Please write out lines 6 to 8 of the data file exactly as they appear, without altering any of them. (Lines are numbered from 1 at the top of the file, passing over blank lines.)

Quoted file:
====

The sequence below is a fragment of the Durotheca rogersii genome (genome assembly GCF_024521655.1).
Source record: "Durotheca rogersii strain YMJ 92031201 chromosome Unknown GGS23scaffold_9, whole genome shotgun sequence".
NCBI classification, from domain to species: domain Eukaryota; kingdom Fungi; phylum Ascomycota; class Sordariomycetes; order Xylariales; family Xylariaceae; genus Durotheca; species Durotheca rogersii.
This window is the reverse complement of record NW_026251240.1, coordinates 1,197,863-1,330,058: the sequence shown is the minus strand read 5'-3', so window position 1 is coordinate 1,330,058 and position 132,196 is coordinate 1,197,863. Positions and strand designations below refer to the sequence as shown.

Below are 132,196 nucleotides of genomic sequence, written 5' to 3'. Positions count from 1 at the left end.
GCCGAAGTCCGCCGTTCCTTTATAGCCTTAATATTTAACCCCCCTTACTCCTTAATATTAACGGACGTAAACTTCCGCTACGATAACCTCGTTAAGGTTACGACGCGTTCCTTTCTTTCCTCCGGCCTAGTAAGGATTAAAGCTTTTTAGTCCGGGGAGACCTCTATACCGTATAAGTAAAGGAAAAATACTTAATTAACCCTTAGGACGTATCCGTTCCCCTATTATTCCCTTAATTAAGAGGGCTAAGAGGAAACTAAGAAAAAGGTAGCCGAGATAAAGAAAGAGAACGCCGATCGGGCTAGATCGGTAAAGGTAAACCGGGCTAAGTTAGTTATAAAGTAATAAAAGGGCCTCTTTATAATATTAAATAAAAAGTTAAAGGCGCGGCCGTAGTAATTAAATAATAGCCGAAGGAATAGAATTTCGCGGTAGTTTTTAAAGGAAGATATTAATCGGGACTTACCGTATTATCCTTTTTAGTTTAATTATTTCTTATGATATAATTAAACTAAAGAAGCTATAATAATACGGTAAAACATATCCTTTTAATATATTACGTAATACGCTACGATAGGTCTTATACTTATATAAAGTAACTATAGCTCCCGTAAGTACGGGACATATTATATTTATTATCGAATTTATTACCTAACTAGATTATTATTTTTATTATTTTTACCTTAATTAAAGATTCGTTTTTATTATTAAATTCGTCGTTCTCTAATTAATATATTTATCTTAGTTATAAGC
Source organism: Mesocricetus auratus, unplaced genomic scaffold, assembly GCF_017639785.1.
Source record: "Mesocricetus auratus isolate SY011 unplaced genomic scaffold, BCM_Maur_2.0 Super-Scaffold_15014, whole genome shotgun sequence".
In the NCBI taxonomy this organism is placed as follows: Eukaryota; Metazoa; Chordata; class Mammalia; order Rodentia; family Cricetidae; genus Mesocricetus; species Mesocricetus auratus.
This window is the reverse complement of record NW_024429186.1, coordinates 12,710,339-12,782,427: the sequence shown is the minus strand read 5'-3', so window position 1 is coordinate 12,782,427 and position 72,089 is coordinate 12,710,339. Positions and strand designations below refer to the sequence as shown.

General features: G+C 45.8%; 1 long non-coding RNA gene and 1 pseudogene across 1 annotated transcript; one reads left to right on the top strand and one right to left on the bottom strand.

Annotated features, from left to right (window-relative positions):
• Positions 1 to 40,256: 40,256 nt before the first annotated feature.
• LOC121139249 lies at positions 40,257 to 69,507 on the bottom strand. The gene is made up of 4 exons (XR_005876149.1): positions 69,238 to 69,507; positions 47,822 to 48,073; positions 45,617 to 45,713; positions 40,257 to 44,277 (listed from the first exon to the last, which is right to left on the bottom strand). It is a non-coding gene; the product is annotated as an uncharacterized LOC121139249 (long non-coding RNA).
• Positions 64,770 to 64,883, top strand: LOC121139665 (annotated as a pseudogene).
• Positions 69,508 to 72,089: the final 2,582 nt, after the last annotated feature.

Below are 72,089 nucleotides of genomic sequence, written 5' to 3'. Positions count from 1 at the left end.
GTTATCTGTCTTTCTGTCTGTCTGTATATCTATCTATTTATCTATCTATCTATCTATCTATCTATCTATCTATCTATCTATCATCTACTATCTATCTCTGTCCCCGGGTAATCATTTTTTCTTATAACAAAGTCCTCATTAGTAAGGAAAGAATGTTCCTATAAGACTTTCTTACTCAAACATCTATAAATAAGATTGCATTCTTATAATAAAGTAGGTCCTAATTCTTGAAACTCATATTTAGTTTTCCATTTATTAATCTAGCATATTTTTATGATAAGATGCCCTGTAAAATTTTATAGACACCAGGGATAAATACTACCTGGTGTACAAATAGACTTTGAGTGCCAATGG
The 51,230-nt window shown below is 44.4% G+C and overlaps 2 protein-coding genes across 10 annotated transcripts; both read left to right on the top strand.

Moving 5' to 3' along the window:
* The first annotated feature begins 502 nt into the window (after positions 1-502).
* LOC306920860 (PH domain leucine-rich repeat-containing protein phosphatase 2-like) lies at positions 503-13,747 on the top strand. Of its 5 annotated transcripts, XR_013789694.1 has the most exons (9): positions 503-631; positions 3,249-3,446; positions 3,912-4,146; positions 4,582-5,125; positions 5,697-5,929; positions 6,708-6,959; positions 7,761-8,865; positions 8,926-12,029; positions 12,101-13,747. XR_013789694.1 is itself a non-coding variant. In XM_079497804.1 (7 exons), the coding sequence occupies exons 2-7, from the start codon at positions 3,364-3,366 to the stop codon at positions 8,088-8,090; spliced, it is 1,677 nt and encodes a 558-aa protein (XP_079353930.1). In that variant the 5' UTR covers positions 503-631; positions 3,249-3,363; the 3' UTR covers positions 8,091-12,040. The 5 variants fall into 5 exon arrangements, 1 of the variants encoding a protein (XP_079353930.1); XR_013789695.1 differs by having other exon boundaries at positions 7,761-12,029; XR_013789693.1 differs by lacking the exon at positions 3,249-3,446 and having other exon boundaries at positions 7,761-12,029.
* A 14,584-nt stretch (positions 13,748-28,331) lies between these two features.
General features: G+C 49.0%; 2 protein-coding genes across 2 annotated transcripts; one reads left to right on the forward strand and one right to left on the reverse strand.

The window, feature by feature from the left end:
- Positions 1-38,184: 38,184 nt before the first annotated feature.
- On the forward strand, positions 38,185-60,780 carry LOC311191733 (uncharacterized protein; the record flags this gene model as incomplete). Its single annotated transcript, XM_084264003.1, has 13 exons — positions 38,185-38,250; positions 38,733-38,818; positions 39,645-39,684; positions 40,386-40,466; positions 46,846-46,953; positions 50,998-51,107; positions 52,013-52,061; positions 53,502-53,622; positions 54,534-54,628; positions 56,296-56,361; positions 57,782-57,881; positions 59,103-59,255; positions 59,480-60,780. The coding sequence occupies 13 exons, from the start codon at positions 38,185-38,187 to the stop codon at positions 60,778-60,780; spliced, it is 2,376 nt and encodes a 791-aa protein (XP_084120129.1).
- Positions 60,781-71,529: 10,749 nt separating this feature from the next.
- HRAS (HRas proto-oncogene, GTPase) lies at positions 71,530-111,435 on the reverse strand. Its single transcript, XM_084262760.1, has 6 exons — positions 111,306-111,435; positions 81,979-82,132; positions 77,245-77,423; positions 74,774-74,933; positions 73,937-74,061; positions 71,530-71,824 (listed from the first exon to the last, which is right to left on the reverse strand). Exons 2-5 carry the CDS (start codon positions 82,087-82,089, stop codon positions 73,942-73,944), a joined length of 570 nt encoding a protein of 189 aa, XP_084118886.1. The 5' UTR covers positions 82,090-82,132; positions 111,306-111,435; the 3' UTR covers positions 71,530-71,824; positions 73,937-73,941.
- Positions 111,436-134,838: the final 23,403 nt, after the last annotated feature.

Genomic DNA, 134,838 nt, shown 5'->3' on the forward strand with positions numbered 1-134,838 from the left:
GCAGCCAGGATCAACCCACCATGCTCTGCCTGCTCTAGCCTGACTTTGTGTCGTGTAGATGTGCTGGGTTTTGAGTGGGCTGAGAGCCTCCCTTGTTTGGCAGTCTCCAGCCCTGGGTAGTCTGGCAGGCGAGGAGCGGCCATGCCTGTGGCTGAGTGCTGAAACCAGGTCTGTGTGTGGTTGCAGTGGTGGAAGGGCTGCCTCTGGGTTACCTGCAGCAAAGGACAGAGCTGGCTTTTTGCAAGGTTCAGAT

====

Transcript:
GCCGAAGTCCGCCGTTCCTTTATAGCCTTAATATTTAACCCCCCTTACTCCTTAATATTAACGGACGTAAACTTCCGCTACGATAACCTCGTTAAGGTTACGACGCGTTCCTTTCTTTCCTCCGGCCTAGTAAGGATTAAAGCTTTTTAGTCCGGGGAGACCTCTATACCGTATAAGTAAAGGAAAAATACTTAATTAACCCTTAGGACGTATCCGTTCCCCTATTATTCCCTTAATTAAGAGGGCTAAGAGGAAACTAAGAAAAAGGTAGCCGAGATAAAGAAAGAGAACGCCGATCGGGCTAGATCGGTAAAGGTAAACCGGGCTAAGTTAGTTATAAAGTAATAAAAGGGCCTCTTTATAATATTAAATAAAAAGTTAAAGGCGCGGCCGTAGTAATTAAATAATAGCCGAAGGAATAGAATTTCGCGGTAGTTTTTAAAGGAAGATATTAATCGGGACTTACCGTATTATCCTTTTTAGTTTAATTATTTCTTATGATATAATTAAACTAAAGAAGCTATAATAATACGGTAAAACATATCCTTTTAATATATTACGTAATACGCTACGATAGGTCTTATACTTATATAAAGTAACTATAGCTCCCGTAAGTACGGGACATATTATATTTATTATCGAATTTATTACCTAACTAGATTATTATTTTTATTATTTTTACCTTAATTAAAGATTCGTTTTTATTATTAAATTCGTCGTTCTCTAATTAATATATTTATCTTAGTTATAAGC
Source organism: Mesocricetus auratus, unplaced genomic scaffold, assembly GCF_017639785.1.
Source record: "Mesocricetus auratus isolate SY011 unplaced genomic scaffold, BCM_Maur_2.0 Super-Scaffold_15014, whole genome shotgun sequence".